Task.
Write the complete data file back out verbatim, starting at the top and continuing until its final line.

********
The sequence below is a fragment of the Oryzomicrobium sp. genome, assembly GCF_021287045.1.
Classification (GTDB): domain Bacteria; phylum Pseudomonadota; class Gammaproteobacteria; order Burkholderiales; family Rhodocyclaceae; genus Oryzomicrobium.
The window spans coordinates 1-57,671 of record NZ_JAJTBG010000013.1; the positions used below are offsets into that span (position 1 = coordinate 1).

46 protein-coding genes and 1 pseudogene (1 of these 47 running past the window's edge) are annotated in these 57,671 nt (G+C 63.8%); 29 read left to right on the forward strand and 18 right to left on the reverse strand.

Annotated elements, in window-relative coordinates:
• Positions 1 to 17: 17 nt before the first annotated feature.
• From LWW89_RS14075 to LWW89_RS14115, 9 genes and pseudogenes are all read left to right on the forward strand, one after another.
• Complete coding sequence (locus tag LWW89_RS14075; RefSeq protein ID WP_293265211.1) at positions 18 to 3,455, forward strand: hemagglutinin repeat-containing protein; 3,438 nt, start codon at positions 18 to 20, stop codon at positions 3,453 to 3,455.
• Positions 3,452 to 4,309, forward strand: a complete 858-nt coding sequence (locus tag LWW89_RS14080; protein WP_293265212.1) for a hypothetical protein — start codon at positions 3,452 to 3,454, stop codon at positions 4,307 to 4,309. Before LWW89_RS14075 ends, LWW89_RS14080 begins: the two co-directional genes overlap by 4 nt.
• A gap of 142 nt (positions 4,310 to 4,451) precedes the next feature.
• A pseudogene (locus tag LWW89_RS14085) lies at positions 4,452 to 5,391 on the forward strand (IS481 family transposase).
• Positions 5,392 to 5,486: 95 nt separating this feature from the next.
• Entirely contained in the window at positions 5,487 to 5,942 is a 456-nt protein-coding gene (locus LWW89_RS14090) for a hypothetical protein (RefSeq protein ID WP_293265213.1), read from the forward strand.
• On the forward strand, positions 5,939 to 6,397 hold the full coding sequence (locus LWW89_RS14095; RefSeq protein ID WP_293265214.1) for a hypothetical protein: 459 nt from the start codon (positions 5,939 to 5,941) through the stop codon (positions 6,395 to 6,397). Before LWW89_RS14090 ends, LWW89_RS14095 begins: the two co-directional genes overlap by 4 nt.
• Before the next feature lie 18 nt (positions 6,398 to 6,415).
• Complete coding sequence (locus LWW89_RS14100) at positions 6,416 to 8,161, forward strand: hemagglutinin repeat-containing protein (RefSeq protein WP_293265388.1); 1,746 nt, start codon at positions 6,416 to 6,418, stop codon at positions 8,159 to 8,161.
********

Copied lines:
The sequence below is a fragment of the Oryzomicrobium sp. genome, assembly GCF_021287045.1.
Classification (GTDB): domain Bacteria; phylum Pseudomonadota; class Gammaproteobacteria; order Burkholderiales; family Rhodocyclaceae; genus Oryzomicrobium.
The window spans coordinates 1-57,671 of record NZ_JAJTBG010000013.1; the positions used below are offsets into that span (position 1 = coordinate 1).

46 protein-coding genes and 1 pseudogene (1 of these 47 running past the window's edge) are annotated in these 57,671 nt (G+C 63.8%); 29 read left to right on the forward strand and 18 right to left on the reverse strand.

Annotated elements, in window-relative coordinates:
• Positions 1 to 17: 17 nt before the first annotated feature.
• From LWW89_RS14075 to LWW89_RS14115, 9 genes and pseudogenes are all read left to right on the forward strand, one after another.
• Complete coding sequence (locus tag LWW89_RS14075; RefSeq protein ID WP_293265211.1) at positions 18 to 3,455, forward strand: hemagglutinin repeat-containing protein; 3,438 nt, start codon at positions 18 to 20, stop codon at positions 3,453 to 3,455.
• Positions 3,452 to 4,309, forward strand: a complete 858-nt coding sequence (locus tag LWW89_RS14080; protein WP_293265212.1) for a hypothetical protein — start codon at positions 3,452 to 3,454, stop codon at positions 4,307 to 4,309. Before LWW89_RS14075 ends, LWW89_RS14080 begins: the two co-directional genes overlap by 4 nt.
• A gap of 142 nt (positions 4,310 to 4,451) precedes the next feature.
• A pseudogene (locus tag LWW89_RS14085) lies at positions 4,452 to 5,391 on the forward strand (IS481 family transposase).
• Positions 5,392 to 5,486: 95 nt separating this feature from the next.
• Entirely contained in the window at positions 5,487 to 5,942 is a 456-nt protein-coding gene (locus LWW89_RS14090) for a hypothetical protein (RefSeq protein ID WP_293265213.1), read from the forward strand.
• On the forward strand, positions 5,939 to 6,397 hold the full coding sequence (locus LWW89_RS14095; RefSeq protein ID WP_293265214.1) for a hypothetical protein: 459 nt from the start codon (positions 5,939 to 5,941) through the stop codon (positions 6,395 to 6,397). Before LWW89_RS14090 ends, LWW89_RS14095 begins: the two co-directional genes overlap by 4 nt.
• Before the next feature lie 18 nt (positions 6,398 to 6,415).
• Complete coding sequence (locus LWW89_RS14100) at positions 6,416 to 8,161, forward strand: hemagglutinin repeat-containing protein (RefSeq protein WP_293265388.1); 1,746 nt, start codon at positions 6,416 to 6,418, stop codon at positions 8,159 to 8,161.